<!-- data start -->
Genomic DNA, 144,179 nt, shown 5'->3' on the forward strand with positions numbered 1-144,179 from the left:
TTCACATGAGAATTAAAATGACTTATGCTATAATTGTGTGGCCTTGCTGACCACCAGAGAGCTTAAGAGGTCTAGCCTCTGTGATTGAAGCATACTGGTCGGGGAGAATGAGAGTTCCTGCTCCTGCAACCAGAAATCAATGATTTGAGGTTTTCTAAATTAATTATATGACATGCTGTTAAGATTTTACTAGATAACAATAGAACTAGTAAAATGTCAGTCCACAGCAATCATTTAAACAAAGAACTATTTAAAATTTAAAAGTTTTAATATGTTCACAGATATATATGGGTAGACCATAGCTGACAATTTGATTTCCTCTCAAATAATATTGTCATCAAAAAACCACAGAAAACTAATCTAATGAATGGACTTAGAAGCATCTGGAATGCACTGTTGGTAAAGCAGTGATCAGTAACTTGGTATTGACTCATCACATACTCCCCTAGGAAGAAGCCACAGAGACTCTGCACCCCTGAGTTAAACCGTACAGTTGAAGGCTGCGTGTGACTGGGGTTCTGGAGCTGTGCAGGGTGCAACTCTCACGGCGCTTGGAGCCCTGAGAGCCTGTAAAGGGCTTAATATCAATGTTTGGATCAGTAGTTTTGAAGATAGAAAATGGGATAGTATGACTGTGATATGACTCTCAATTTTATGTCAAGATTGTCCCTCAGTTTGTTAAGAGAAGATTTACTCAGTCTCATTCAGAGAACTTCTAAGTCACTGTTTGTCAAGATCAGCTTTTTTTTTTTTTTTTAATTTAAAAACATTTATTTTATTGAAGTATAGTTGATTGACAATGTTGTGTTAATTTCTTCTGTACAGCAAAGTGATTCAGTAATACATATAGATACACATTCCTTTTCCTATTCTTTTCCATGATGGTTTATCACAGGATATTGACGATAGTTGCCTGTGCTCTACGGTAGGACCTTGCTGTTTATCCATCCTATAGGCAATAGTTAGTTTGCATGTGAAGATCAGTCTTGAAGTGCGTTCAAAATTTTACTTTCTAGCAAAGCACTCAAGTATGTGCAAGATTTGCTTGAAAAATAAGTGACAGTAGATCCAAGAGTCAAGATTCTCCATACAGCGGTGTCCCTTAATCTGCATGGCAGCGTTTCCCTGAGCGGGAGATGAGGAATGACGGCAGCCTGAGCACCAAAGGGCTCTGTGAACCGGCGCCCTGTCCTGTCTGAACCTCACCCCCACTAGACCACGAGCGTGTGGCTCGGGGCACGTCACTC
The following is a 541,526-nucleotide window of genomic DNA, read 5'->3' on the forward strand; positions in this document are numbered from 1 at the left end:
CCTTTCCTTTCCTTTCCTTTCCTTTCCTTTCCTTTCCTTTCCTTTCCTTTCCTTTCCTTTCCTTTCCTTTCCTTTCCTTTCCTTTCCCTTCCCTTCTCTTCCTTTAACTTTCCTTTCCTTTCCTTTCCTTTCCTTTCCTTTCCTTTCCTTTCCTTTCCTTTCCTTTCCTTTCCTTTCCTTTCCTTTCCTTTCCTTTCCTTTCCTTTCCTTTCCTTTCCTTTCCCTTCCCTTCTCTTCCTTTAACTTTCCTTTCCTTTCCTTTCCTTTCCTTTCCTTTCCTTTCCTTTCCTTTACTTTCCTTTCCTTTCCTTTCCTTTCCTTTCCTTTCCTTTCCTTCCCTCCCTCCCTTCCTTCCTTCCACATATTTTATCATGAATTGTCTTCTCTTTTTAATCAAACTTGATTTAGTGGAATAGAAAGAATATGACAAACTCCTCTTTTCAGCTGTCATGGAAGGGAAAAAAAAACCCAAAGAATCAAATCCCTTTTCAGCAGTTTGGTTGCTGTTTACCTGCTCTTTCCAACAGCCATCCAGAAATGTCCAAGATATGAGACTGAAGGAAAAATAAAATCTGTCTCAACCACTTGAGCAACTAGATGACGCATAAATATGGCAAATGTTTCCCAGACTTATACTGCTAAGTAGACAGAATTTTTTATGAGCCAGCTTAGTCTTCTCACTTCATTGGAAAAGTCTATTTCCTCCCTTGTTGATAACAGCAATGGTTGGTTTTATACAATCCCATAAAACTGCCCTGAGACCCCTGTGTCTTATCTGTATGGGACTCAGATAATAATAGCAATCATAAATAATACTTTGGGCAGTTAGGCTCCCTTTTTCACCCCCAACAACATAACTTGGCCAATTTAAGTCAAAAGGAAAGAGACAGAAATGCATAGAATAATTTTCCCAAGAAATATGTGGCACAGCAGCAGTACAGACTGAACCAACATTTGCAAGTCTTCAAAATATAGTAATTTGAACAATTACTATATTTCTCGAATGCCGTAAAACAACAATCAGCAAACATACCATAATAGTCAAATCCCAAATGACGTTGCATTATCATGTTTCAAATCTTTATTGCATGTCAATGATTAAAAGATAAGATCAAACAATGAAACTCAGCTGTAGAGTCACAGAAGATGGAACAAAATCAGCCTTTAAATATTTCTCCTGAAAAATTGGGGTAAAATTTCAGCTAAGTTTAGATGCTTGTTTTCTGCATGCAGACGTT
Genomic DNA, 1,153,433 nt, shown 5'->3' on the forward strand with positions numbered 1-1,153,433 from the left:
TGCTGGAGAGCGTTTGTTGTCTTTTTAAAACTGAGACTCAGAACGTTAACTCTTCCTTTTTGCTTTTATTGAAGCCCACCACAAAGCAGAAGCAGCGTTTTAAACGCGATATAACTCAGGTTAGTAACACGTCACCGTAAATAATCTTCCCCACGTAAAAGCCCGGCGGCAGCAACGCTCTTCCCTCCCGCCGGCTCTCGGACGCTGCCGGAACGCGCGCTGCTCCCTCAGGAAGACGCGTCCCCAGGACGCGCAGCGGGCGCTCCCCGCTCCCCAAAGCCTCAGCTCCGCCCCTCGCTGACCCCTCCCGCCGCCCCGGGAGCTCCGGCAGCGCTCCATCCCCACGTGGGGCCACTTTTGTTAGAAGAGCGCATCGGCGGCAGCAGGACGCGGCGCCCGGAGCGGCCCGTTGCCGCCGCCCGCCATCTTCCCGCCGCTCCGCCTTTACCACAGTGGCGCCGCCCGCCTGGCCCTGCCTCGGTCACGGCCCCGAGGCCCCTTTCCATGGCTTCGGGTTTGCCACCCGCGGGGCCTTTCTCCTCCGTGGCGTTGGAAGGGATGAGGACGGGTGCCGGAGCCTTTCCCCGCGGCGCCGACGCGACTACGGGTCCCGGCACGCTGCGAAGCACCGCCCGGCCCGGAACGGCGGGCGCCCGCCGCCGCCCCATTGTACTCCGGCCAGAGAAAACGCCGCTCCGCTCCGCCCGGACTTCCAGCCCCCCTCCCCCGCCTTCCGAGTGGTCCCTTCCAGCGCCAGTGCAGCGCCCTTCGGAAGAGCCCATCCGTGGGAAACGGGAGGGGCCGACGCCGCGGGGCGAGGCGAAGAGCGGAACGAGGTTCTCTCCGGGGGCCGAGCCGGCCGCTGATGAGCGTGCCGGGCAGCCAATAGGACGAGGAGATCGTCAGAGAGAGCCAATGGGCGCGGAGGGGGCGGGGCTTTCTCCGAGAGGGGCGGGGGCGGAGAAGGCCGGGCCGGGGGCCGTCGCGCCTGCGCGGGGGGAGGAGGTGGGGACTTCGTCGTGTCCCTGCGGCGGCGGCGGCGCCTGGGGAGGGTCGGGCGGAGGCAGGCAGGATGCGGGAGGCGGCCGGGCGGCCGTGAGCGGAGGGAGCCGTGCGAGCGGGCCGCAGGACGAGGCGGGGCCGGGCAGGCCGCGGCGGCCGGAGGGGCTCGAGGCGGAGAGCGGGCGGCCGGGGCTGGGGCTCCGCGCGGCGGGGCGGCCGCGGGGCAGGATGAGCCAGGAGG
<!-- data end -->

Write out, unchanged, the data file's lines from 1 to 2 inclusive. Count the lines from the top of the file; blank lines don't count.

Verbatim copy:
Genomic DNA, 144,179 nt, shown 5'->3' on the forward strand with positions numbered 1-144,179 from the left:
TTCACATGAGAATTAAAATGACTTATGCTATAATTGTGTGGCCTTGCTGACCACCAGAGAGCTTAAGAGGTCTAGCCTCTGTGATTGAAGCATACTGGTCGGGGAGAATGAGAGTTCCTGCTCCTGCAACCAGAAATCAATGATTTGAGGTTTTCTAAATTAATTATATGACATGCTGTTAAGATTTTACTAGATAACAATAGAACTAGTAAAATGTCAGTCCACAGCAATCATTTAAACAAAGAACTATTTAAAATTTAAAAGTTTTAATATGTTCACAGATATATATGGGTAGACCATAGCTGACAATTTGATTTCCTCTCAAATAATATTGTCATCAAAAAACCACAGAAAACTAATCTAATGAATGGACTTAGAAGCATCTGGAATGCACTGTTGGTAAAGCAGTGATCAGTAACTTGGTATTGACTCATCACATACTCCCCTAGGAAGAAGCCACAGAGACTCTGCACCCCTGAGTTAAACCGTACAGTTGAAGGCTGCGTGTGACTGGGGTTCTGGAGCTGTGCAGGGTGCAACTCTCACGGCGCTTGGAGCCCTGAGAGCCTGTAAAGGGCTTAATATCAATGTTTGGATCAGTAGTTTTGAAGATAGAAAATGGGATAGTATGACTGTGATATGACTCTCAATTTTATGTCAAGATTGTCCCTCAGTTTGTTAAGAGAAGATTTACTCAGTCTCATTCAGAGAACTTCTAAGTCACTGTTTGTCAAGATCAGCTTTTTTTTTTTTTTTTAATTTAAAAACATTTATTTTATTGAAGTATAGTTGATTGACAATGTTGTGTTAATTTCTTCTGTACAGCAAAGTGATTCAGTAATACATATAGATACACATTCCTTTTCCTATTCTTTTCCATGATGGTTTATCACAGGATATTGACGATAGTTGCCTGTGCTCTACGGTAGGACCTTGCTGTTTATCCATCCTATAGGCAATAGTTAGTTTGCATGTGAAGATCAGTCTTGAAGTGCGTTCAAAATTTTACTTTCTAGCAAAGCACTCAAGTATGTGCAAGATTTGCTTGAAAAATAAGTGACAGTAGATCCAAGAGTCAAGATTCTCCATACAGCGGTGTCCCTTAATCTGCATGGCAGCGTTTCCCTGAGCGGGAGATGAGGAATGACGGCAGCCTGAGCACCAAAGGGCTCTGTGAACCGGCGCCCTGTCCTGTCTGAACCTCACCCCCACTAGACCACGAGCGTGTGGCTCGGGGCACGTCACTC